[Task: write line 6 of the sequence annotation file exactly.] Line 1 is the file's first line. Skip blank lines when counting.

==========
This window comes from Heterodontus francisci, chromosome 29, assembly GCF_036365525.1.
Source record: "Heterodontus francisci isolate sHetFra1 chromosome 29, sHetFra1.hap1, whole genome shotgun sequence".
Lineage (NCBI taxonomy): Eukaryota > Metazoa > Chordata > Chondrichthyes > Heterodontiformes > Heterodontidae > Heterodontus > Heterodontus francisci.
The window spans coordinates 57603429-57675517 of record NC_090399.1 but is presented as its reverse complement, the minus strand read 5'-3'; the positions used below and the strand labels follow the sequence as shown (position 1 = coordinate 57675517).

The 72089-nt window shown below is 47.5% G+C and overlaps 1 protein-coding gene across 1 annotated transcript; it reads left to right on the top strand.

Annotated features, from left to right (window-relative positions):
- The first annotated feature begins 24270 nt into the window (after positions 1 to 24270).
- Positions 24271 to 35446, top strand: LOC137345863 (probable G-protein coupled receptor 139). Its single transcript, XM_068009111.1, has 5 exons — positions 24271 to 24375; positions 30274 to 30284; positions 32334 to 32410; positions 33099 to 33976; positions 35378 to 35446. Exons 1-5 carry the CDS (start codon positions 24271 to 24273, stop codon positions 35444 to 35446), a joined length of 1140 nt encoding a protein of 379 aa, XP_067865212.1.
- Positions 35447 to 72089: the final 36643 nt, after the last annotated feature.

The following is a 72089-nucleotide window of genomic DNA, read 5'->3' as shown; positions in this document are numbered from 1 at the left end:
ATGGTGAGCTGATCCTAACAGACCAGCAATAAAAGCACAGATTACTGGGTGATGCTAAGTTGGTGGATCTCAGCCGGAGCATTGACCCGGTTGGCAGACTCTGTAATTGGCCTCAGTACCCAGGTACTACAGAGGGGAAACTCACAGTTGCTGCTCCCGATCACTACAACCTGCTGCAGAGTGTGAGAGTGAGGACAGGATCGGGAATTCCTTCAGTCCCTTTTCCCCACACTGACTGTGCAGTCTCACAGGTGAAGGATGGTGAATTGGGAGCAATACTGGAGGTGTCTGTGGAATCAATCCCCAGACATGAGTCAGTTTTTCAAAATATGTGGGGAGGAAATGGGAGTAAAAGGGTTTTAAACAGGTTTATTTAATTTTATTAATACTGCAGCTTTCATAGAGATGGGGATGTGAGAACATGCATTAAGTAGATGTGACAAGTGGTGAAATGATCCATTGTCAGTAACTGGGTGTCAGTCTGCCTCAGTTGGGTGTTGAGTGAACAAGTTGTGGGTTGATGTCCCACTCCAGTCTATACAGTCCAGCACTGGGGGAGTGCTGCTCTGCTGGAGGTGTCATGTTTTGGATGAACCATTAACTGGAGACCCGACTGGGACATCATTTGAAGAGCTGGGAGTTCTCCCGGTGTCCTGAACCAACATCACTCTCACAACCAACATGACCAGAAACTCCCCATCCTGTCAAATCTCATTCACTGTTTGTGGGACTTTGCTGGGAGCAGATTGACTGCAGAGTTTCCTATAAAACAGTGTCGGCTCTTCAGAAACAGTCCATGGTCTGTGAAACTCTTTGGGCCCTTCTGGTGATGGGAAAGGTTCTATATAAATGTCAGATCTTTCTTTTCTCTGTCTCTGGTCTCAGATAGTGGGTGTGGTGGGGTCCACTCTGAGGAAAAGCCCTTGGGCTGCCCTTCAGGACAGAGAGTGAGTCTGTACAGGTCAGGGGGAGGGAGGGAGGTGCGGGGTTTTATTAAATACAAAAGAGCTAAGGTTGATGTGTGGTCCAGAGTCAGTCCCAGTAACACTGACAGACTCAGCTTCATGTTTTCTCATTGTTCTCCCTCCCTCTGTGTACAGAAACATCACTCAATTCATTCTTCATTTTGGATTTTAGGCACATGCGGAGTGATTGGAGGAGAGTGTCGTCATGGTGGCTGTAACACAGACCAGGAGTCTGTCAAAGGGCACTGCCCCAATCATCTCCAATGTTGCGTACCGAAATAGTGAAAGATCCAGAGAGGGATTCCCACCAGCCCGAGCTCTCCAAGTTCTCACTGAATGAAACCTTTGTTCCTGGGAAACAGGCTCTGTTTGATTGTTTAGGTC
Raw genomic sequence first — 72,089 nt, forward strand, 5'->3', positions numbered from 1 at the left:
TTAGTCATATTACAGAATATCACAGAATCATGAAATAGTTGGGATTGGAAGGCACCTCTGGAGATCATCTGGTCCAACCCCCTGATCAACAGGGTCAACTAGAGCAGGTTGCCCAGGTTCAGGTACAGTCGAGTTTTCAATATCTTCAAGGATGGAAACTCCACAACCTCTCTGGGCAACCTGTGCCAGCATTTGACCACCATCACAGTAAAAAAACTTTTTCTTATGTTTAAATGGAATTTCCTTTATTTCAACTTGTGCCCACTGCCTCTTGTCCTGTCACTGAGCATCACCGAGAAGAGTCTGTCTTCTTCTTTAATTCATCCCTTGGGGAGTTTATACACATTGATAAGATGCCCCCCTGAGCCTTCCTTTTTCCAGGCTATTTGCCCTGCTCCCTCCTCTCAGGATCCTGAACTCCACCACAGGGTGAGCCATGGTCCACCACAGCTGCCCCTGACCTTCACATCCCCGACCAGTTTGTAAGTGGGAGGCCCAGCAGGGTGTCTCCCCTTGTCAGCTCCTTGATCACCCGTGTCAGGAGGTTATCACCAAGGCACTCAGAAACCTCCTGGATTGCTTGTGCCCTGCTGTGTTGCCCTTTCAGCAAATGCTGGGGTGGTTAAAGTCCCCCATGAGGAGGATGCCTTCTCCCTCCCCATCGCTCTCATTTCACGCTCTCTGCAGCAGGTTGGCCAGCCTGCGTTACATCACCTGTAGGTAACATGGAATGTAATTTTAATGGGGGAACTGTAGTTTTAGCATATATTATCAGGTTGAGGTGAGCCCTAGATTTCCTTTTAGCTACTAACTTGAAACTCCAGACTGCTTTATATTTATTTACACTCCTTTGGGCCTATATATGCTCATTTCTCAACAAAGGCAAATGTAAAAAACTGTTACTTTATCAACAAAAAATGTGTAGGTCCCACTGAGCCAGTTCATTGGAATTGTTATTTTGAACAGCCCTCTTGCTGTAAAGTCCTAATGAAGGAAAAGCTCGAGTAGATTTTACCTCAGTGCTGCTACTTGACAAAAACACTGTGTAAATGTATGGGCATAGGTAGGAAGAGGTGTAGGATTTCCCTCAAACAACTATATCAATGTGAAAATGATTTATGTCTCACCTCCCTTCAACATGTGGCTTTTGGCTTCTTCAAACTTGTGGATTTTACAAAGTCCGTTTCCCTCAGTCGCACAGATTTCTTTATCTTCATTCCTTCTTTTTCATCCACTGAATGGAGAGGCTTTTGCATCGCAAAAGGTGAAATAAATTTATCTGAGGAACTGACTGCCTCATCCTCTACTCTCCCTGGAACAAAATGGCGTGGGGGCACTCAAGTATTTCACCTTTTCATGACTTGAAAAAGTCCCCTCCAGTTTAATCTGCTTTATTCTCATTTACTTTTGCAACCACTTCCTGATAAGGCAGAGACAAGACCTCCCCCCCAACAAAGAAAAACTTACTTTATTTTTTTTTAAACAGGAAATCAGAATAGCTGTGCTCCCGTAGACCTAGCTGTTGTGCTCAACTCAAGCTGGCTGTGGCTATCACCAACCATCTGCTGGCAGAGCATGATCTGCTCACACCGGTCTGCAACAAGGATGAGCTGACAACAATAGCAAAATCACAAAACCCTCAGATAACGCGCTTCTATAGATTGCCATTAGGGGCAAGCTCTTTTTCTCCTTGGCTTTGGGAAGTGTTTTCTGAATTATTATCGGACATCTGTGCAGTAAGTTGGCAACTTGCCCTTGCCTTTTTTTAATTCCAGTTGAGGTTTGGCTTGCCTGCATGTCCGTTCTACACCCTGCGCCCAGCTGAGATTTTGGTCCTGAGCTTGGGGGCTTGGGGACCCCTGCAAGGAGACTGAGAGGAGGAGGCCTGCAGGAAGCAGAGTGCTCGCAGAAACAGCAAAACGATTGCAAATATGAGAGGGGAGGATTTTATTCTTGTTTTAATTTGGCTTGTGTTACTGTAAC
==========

Annotated features, from left to right (window-relative positions):